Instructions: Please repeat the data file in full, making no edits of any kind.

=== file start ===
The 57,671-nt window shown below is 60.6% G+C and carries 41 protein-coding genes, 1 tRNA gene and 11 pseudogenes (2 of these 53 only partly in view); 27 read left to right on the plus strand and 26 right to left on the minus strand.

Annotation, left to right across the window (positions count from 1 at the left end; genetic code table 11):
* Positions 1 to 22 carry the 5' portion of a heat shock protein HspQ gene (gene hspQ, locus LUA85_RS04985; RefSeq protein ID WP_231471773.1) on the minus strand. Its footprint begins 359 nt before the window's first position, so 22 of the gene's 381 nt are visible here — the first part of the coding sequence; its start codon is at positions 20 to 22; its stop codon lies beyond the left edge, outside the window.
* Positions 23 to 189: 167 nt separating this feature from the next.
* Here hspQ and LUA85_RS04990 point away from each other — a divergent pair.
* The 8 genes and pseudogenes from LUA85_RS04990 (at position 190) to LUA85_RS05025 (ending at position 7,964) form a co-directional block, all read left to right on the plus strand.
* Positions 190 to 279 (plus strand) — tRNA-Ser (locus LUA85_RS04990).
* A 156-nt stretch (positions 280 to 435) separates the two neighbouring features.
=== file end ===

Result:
The 57,671-nt window shown below is 60.6% G+C and carries 41 protein-coding genes, 1 tRNA gene and 11 pseudogenes (2 of these 53 only partly in view); 27 read left to right on the plus strand and 26 right to left on the minus strand.

Annotation, left to right across the window (positions count from 1 at the left end; genetic code table 11):
* Positions 1 to 22 carry the 5' portion of a heat shock protein HspQ gene (gene hspQ, locus LUA85_RS04985; RefSeq protein ID WP_231471773.1) on the minus strand. Its footprint begins 359 nt before the window's first position, so 22 of the gene's 381 nt are visible here — the first part of the coding sequence; its start codon is at positions 20 to 22; its stop codon lies beyond the left edge, outside the window.
* Positions 23 to 189: 167 nt separating this feature from the next.
* Here hspQ and LUA85_RS04990 point away from each other — a divergent pair.
* The 8 genes and pseudogenes from LUA85_RS04990 (at position 190) to LUA85_RS05025 (ending at position 7,964) form a co-directional block, all read left to right on the plus strand.
* Positions 190 to 279 (plus strand) — tRNA-Ser (locus LUA85_RS04990).
* A 156-nt stretch (positions 280 to 435) separates the two neighbouring features.